SANTA MARIA, Calif. - July 7th was just another day on the job for Cobb's Tree Service. The company's workers, including owner Calvin Cobb, was busy as usual cutting down a large, dead Monterey pine tree in Arroyo Grande.
"The last two years, we have not missed a day of work, it's been that steady," said Cobb, who has been in the tree business for over 20 years.
Cobb says business is booming, not only because dry weather has allowed them to avoid rainout days, but also because there is so much work to be done, thanks in large part to California's historic drought.
"It's like (people) going out and exercising without drinking a lot of water," said Cobb. "They become dehydrated really fast and they become more susceptible to s insects and this is all varieties of trees, including the pines, oaks and eucalyptus."
The lack of water is causing immense stress to the tree population, leaving them in a weakened state and vulnerable to attack by life threatening dangers. A recent survey estimated 12 million trees have died in California in just the last year. Trees on the Central Coast have been hit especially hard. A drive anywhere in both area counties will show there are dead and dying trees everywhere.
"It started with pine trees, it moved over into eucalyptus trees and now we see a lot more oak trees dying," said Cobb.
Monterey pines have been hit the hardest, with thousands becoming easy prey to invasive bark beetles.
"They're boring in and eating the cambium layer on the inside of the bark," said Cal Fire Unit Forester Alan Peters.
The rice sized insects come in numerous varieties and multiple by the millions and quickly devour trees. Once they get to work, it's only a short time until a tree's needles turn a deathly brownish orange before only a skeletal base remains.
"From non-symptomatic to symptomatic really occurs in just a matter of days and a tree can go from bright green, and apparently healthy, to orange and dead," said Peters.
The tiny ravenous pests then move on to another victim and then another, and will rapidly turn a grove into a graveyard.
"They start at one tree and the population builds and builds and then they fly off to next tree nearby and before you know it, that's how these developing patches and clumps of dead trees progress," said Peters.
No where on the Central Coast will you find greater patches of dead trees than in Cambria, the popular coastal hamlet famous for its "pines by the sea."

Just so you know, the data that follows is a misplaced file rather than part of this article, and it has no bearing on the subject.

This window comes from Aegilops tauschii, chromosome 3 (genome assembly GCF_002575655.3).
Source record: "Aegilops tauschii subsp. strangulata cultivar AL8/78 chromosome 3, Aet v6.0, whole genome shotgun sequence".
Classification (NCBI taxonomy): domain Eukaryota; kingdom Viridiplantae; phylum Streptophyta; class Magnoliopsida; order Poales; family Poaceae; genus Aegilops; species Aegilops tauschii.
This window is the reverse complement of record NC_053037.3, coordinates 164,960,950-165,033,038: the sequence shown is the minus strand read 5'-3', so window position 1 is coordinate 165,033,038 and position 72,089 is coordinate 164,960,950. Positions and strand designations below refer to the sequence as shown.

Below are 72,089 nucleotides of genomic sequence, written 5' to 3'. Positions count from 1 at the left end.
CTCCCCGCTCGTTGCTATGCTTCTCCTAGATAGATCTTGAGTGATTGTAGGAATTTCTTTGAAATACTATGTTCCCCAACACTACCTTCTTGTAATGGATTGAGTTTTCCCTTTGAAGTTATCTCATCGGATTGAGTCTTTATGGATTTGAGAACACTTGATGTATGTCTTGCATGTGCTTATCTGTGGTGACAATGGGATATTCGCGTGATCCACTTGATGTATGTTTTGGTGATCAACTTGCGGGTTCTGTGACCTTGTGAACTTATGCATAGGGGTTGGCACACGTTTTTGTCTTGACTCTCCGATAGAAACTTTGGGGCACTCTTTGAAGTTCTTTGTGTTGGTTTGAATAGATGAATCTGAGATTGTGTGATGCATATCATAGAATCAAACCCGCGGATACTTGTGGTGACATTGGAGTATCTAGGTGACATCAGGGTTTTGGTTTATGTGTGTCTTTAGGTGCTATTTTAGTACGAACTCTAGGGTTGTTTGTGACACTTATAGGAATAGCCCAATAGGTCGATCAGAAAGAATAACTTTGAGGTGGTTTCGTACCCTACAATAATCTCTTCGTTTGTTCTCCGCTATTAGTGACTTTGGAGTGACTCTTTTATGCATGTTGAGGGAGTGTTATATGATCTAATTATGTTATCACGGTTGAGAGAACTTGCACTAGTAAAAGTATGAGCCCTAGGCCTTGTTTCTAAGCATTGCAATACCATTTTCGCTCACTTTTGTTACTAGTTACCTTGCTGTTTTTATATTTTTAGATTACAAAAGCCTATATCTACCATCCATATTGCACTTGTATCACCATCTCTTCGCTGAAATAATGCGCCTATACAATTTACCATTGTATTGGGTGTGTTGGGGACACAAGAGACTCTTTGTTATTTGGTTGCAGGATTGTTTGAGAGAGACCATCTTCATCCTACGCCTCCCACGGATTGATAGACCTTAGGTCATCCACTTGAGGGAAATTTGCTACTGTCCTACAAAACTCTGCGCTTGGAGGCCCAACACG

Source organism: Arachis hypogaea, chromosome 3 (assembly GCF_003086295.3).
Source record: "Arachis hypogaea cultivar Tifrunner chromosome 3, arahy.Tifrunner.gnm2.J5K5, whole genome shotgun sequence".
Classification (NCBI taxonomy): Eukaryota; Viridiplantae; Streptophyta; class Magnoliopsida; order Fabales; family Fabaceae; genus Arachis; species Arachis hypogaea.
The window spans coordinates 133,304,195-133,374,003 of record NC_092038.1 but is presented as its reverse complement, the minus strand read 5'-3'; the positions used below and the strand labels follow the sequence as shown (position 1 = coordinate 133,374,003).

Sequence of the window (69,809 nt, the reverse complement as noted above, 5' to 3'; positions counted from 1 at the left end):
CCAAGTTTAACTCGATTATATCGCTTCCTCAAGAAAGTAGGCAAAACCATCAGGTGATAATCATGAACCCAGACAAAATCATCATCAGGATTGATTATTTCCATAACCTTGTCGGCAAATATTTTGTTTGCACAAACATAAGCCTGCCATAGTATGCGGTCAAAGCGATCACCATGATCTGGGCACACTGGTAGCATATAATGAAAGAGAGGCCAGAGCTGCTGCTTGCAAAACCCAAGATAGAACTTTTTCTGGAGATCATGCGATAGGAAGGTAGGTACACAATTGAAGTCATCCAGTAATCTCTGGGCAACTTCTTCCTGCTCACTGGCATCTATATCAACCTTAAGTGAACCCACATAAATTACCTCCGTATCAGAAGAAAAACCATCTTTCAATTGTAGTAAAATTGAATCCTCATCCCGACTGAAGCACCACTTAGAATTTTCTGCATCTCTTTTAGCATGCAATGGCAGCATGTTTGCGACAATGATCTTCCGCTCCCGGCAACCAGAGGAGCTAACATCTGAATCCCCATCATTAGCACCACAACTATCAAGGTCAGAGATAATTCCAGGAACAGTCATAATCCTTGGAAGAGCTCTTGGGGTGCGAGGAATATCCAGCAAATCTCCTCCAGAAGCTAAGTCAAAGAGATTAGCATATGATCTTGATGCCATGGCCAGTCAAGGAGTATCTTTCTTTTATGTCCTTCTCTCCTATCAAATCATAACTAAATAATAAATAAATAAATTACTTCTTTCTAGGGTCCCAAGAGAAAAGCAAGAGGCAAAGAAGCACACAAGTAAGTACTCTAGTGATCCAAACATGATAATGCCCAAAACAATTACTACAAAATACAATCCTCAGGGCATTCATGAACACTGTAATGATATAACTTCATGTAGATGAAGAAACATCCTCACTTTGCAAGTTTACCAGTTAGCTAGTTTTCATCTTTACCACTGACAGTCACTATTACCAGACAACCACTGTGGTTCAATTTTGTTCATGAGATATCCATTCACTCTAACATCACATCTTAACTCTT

"You can see a change in the forest on a weekly or bi-weekly basis," said Cambria Fire Department Captain Steve Bitto. "Trees that looked fine two weeks ago are showing very serious signs of dying."
The high volume of dying trees in Cambria has created a perilous situation for most of the town's residents that live tucked away on steep, forested hillsides.
"The potential for a catastrophic fire is extremely high right now and odds of us being able to evacuate everybody in time and not having there be loss of life is not very good," said Bitto. "The potential for large number of people to die in a catastrophic fire is high."
Dead trees are of major concern to all local firefighters, especially when they fall over into dry brush.
"Once trees die they begin to fall over, then they fall over into the dry brush, then it just accumulates and we have what's called jackpots of fuel where we have giant limbs and tree tops that have fallen down into all this dry brush and then the fuel load is extremely high and it's all bone dry, so if there's a fire it's just ready to burn at a very high intensity," said Peters.
Falling trees also pose a threat to personal and property safety, while long-term negative consequences include loss of visual aesthetics, as well as landscape change.
"If the native species decline to a certain point, then areas that were formerly occupied trees may be occupied by brush, so we're very concerned about native habitat changes," said Peters.
As some trees struggle and lose the battle versus the drought, other species of trees are doing much better and remain as green as ever.
"Trees on north facing slopes are doing fine, trees along creek beds, willows, sycamores, where there's a lot natural water, those trees are doing just fine," said Cobb.
For the countless trees that aren't doing fine, death is imminent, but fortunately, many times where there's death, there's also life.
"As a big tree dies and the seeds are left on the ground, the acorns and lots of compost are left over needles, new trees are going to start with heavy rains," said Cobb.